Archive for March, 2013

March 14, 2013

Fasting to Cleanse

As Spring approaches fasting can be a great way to cleanse and reconnect. The logic of fasting is that while food does give us energy it also requires an extremely large amount of energy to digest. Overeating and snacking in between meals leaves our bodies with very little time to rest and cleanse. Fasting provides this rest and in doing so allows for the activation the body’s own healing and detoxification mechanisms. Philippus Paracelsus, a 14th century physician and one of the three fathers of Western medicine said that fasting was the greatest remedy– the physician within.

Fasting has been used to treat conditions such as allergies, skin conditions, arthritis and digestive disorders of all kinds.  Other commonly cited benefits of fasting include, mental clarity, increased energy levels, and the disruption of unhealthy eating, emotional, mental patterns. Eating habits are some of our most engrained patterns. Breaking up this powerful pattern often opens us up to looking at other aspects of our lives as well, encouraging us to develop the skills of svadhyaya (self-study) and satya (honesty). Fasting is an opportunity to discover why we overeat, or eat unhealthy foods at all, or why we do so more often when overtired or stressed out. Maybe we are eating to cover up something that is easier to ignore than address. Fasting also allows us time to clean the slate so that we can once again hear our bodies’ inner cues, to know when we are truly hungry and to notice when an unhealthy food makes us feel sluggish or agitated. For years we have been eating when meal time comes and emptying our plates, hungry or not, simply because we have always been told to do so. Fasting helps us retrain ourselves to understand our body’s signals.

There are many types of fasts and you might be happy to learn that you can get the benefits of fasting without completely stopping your food intake. Juice and fruit fasts are common ways to flush the body by eating easily digestible nutrition that still maintains an environment in which healing can occur. Fasts can be for whole days or just the first or last half of a day (such as not eating past 6pm in the evening) 

For the winter months a brown rice fast is grounding and warming. Ayurveda, the traditional medicine of India, has a dish called kitchari that often includes rice. It is nourishing, easily digested and cleansing in nature. It is the first food recommended to follow other types of fasts or can be a fast in itself. It is a wonderfully flexible dish that can be eaten in its most basic form or with the addition of your favourite vegetables. This can be the last meal of your day, or the only food you eat for a day or two.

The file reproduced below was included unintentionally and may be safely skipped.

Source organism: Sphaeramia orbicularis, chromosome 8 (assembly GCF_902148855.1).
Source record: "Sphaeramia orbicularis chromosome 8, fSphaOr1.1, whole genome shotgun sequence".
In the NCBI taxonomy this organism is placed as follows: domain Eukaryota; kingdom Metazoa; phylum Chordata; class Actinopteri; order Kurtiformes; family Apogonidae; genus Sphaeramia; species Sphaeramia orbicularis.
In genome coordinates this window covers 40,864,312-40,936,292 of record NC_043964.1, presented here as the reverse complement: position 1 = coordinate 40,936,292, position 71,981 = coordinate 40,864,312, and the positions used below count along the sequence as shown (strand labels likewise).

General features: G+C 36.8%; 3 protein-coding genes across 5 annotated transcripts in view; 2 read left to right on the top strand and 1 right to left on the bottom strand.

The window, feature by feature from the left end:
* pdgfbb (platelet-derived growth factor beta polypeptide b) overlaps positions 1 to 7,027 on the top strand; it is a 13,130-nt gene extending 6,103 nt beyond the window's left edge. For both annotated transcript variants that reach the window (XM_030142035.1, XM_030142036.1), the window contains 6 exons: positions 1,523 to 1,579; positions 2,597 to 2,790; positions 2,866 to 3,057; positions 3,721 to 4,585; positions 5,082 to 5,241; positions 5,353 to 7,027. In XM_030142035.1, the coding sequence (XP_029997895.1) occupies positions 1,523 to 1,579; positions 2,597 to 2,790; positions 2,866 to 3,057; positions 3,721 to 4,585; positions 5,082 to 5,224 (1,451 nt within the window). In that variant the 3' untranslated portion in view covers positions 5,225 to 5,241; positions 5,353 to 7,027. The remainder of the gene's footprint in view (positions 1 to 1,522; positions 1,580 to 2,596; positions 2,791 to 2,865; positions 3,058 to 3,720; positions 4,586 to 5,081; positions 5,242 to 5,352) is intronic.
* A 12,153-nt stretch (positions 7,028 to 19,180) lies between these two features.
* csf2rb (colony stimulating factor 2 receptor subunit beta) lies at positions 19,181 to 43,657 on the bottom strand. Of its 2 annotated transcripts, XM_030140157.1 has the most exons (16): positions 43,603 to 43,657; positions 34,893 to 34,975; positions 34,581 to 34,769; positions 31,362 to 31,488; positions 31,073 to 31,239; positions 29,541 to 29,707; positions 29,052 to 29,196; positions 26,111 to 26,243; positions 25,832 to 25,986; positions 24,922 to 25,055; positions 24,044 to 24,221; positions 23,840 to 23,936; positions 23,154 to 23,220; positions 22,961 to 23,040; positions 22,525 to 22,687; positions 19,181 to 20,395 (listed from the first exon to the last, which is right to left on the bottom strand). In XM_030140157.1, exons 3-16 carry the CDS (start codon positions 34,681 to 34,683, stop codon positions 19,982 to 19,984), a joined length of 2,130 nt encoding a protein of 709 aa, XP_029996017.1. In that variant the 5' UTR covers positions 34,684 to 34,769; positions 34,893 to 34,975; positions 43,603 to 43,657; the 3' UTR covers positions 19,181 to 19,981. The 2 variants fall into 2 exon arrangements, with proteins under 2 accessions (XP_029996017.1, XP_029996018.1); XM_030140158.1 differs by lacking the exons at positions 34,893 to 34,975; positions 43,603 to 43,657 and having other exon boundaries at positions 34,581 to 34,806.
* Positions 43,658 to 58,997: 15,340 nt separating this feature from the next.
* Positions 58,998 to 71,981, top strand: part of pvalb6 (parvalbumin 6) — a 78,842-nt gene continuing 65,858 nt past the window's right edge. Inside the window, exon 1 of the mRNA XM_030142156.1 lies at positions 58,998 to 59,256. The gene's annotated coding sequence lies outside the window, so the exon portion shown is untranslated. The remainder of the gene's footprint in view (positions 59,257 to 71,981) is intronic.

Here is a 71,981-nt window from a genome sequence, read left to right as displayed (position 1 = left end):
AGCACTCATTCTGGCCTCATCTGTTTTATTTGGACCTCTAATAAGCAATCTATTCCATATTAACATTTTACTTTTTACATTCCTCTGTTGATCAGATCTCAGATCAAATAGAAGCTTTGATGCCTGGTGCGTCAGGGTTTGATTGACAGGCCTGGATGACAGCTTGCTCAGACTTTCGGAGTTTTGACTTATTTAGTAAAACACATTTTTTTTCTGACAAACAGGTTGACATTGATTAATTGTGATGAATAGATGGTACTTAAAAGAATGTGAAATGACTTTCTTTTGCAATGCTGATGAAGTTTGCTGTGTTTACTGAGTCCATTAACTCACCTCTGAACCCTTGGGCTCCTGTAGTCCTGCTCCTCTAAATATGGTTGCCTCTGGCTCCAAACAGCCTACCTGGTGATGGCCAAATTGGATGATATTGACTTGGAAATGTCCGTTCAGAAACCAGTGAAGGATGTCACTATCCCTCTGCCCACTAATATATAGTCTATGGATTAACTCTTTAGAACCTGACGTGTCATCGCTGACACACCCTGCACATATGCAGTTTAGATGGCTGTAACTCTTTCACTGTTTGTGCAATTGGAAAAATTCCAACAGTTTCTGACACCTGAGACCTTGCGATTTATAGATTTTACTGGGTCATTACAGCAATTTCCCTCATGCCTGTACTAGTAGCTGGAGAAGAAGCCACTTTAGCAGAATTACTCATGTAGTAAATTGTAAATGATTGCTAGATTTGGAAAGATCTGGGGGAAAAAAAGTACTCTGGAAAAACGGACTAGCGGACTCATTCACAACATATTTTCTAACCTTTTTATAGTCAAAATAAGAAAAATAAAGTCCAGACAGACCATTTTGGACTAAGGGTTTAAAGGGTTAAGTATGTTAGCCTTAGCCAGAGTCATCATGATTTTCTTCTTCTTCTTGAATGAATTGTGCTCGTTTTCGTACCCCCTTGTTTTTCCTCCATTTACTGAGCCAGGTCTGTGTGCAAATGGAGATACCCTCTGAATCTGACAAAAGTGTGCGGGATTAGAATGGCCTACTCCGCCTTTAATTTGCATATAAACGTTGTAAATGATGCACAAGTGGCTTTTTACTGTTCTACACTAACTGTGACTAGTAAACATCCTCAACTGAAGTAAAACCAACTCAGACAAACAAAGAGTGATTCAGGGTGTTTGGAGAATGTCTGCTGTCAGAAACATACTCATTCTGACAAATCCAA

Fasting can come with some temporary detox symptoms such as, nausea, diarrhea, fatigue, body odor, body aches, and other flu-like symptoms. This is less likely for the more gentle versions of fasting diets described here because the body is cleansing at a slower rate. If you drink caffeinated beverages wean yourself off a few days before your cleanse to avoid the withdrawal headache. Break your fast slowly, easing back into regular foods with more clarity, making better food choices.

 Even if you are not fasting most of us can take a step back and look at our portion size. Even eating too much of nutritious food overwhelms the body. Here is a nice quote from an Egyptian pyramid inscription, 3800, B.C “Humans live on one-quarter of what they eat; on the other three-quarters lives their doctor.” My ashram teaches that we should half fill our stomach with food, one quarter should remain for fluid and the final quarter to remain empty to provide room for processing. Eat with conscious attention, chewing carefully, talking less, sitting rather than eating on the run to help with portion control as well.

The fasts talked about in this article are gentle,  short term and appropriate for most, however if you have any medical conditions, are pregnant or nursing  then fasting may not be a good choice for you right now. Talk to your doctor before beginning any type of fast if you are in doubt.

 “Let food be thy medicine, and let thy medicine be food.” Hippocrates

Kitchari recipe 

The Ayurvedic Institute

 

Ingredients

1 cup  Basmati Rice

2 cups Mung Dal (split yellow)

7 cups (approx.)  Water

a bit of Salt

2 Tbs. Ghee (or butter)

3 tsp. Mustard Seeds

2 tsp. Cumin Seeds or Powder

2 tsp. Turmeric Powder

2 tsp. Coriander Powder

2 tsp. Fennel Powder

1 pinch Asafoetida (Hing)

1 pinch of ginger

Vegetables such as zucchini, asparagus or sweet potato are also nice additions.

Wash rice and dal. Sauté the seeds in the ghee/butter until they pop. Then add the other spices. Add the mung dal and salt. Sauté for 1 or 2 minutes. Add boiling water, bring to boil, then simmer for 30 minutes or until the dal is about 2/3 cooked.

Cut vegetables into smallish pieces. Add rice and vegetables. Stir to mix, adding extra water if required. Bring back to the boil, then simmer for 20 minutes or until rice is fully cooked. Aim to have minimal water remaining, leaving the lid on the pot to allow any excess to slowly be absorbed.

If doing this clease for more than one day,  eat a spoonful of psyllium husks or seeds with water OR oat bran OR drink prune juice once daily. (away from you kitchari meal)

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